The City Magazine Since 1975

Hit the Beach

June 2017
Hit the Beach

Summer Guide 2017

Beach Volleyball

The Charleston Beach Volleyball and Social Club (www.charlestonvolleyball.net) got a bump in 2014 when the longtime league found a home next to Santi’s restaurant in Mount Pleasant. The group now hosts pickup games and tourneys for folks of varying skill levels—from competitive players to recreational beginners—on five fully lit sand courts. Dig into an eight-week-long summer league, which starts June 20, or check out the club’s Meetup page for weekly pickup games. The Folly Beach Volleyball Club (www.facebook.com/follybeachvolleyballclub), which gathers at courts near the pier, also hosts tournaments once a month through August, as well as casually organized games.

Cool tip: The sand courts beside Santi’s can be rented on Friday and Saturday; fees include the use of the team’s prior-season volleyballs.

Turtle Patrol

Unassisted, a baby sea turtle’s survival rate is merely one to three percent. But with daily human help, the hatch rate for this threatened species can reach as high as 70 percent, according to the Department of Natural Resources (DNR). Follow the turtle tracks as a volunteer with one of the Lowcountry’s many patrols. These early risers begin walking our shores at first light, around 6 a.m., seeking signs of nesting and hatching. Kiawah Island boasts one of the country’s largest programs, with close to 250 participants. The Kiawah Island Turtle Patrol (www.kiawahturtles.com) offers short-term helper options, including four days riding with the nesting team. Those positions are taken this season, but anyone can tag along with the experienced hatching team to observe. With a full roster and lengthy waiting list, the Island Turtle Team on Sullivan’s Island and Isle of Palms isn’t currently accepting new volunteers, but folks can follow the beaches’ nesting season on the group’s website (www.bergwerfgraphics.com). The Folly Beach Turtle Watch Program takes a handful of new assistants each year, and applications begin crawling in January 1. The team does announce its nest inventories on Facebook (www.facebook.com/follyturtles), and the public is welcome to watch as DNR-permitted members dig up hatched nests to check for eggshells, undeveloped eggs, dead animals, and any live turtles that haven’t yet emerged. The sparsely populated Dewees Island has its own small team, Dewees Island Sea Turtle Patrol (dewees islandsc.com), that guards this three-mile stretch of the Atlantic.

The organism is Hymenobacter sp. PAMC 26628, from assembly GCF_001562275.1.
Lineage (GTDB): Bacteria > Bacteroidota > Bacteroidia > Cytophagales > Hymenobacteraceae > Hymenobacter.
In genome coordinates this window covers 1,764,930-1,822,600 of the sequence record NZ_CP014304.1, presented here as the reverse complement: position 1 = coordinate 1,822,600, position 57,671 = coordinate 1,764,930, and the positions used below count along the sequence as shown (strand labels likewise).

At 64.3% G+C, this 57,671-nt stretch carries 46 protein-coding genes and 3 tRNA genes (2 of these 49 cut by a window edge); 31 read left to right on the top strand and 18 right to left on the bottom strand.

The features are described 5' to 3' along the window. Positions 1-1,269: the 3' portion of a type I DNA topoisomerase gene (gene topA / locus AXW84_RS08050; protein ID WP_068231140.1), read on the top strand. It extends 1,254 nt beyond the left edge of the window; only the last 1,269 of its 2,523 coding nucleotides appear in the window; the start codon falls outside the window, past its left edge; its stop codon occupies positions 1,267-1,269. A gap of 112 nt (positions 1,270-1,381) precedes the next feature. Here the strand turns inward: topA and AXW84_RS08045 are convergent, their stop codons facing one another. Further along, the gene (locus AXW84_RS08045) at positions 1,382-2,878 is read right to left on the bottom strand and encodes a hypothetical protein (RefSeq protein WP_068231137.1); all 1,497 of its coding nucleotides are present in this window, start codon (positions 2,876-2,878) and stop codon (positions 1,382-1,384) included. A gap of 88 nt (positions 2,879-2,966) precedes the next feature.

Cool tip: Moonlight reflecting off the sea guides turtle hatchlings in the right direction, while man-made ambient light causes them to travel the wrong way, increasing their risk of predation, exhaustion, and dehydration. One of the easiest ways you can help sea turtles is to turn off illumination along the beach, including house lights and flashlights.

Lighthouse Inlet Heritage Preserve

Our beaches offer no shortage of magnificent views, and one in particular is worth the hike (or bike). At the northeastern end of Folly Beach, a half-mile path ambles through an undeveloped stretch of maritime forest and salt flats, home to an abundance of protected shorebirds such as terns and plovers. At its peak, the trail spills onto pristine sand that offers up a view of the Morris Island Lighthouse floating on the horizon. The now-darkened beacon, the third to stand in this location, was completed in 1876 following the destruction of its predecessor in the Civil War. To reach this awesome observation spot, park on the street at the end of East Ashley Avenue, tuck your dollar into the honor-system admissions box (the funds help preserve the dunes), and stroll down the paved path past the graffitied remains of the former Coast Guard station. www.ccprc.com